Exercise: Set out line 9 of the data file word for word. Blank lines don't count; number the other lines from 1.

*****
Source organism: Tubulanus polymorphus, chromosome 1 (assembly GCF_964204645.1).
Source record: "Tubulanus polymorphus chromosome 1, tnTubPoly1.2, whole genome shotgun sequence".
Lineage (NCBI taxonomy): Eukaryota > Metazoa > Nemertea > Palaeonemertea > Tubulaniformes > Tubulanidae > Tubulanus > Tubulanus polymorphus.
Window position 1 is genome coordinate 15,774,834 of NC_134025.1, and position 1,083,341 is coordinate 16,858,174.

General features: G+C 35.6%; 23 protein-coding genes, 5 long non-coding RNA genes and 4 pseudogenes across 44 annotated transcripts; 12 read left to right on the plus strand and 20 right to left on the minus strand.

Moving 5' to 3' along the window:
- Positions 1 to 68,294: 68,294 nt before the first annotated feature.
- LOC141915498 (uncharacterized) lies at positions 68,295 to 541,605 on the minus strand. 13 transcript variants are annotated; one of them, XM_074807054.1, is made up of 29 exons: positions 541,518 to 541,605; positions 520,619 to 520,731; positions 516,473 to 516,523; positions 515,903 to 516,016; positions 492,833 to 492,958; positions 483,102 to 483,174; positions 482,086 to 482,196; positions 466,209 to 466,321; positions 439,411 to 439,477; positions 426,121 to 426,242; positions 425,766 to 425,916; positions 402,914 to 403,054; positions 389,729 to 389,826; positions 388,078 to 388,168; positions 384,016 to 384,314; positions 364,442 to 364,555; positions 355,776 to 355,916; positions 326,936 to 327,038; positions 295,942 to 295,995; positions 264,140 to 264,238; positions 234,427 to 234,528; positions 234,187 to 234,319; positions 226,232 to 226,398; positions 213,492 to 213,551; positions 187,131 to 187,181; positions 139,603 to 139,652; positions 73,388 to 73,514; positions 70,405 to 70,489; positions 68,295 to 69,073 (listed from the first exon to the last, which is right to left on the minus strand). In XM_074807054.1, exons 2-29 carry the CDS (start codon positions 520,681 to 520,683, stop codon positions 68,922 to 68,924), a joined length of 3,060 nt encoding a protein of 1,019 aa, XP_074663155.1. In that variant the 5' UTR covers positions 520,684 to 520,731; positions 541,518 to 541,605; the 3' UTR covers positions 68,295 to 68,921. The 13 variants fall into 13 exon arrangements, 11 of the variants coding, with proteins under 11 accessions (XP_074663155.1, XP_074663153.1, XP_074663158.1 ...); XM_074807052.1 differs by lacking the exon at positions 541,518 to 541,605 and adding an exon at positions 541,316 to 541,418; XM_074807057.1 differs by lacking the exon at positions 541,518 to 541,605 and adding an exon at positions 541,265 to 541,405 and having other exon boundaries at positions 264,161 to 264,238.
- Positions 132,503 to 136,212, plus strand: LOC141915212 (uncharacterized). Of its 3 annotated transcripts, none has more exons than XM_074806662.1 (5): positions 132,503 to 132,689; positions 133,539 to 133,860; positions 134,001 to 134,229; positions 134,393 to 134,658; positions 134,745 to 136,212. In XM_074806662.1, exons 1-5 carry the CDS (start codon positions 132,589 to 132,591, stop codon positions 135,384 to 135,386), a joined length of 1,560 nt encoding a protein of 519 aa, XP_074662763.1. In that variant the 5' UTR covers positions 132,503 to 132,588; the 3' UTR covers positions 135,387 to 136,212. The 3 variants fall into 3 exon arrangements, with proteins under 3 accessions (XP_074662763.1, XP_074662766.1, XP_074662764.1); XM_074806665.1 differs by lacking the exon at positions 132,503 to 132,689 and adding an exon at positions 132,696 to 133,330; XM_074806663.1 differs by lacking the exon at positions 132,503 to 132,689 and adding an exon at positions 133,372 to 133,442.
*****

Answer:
- Positions 132,503 to 136,212, plus strand: LOC141915212 (uncharacterized). Of its 3 annotated transcripts, none has more exons than XM_074806662.1 (5): positions 132,503 to 132,689; positions 133,539 to 133,860; positions 134,001 to 134,229; positions 134,393 to 134,658; positions 134,745 to 136,212. In XM_074806662.1, exons 1-5 carry the CDS (start codon positions 132,589 to 132,591, stop codon positions 135,384 to 135,386), a joined length of 1,560 nt encoding a protein of 519 aa, XP_074662763.1. In that variant the 5' UTR covers positions 132,503 to 132,588; the 3' UTR covers positions 135,387 to 136,212. The 3 variants fall into 3 exon arrangements, with proteins under 3 accessions (XP_074662763.1, XP_074662766.1, XP_074662764.1); XM_074806665.1 differs by lacking the exon at positions 132,503 to 132,689 and adding an exon at positions 132,696 to 133,330; XM_074806663.1 differs by lacking the exon at positions 132,503 to 132,689 and adding an exon at positions 133,372 to 133,442.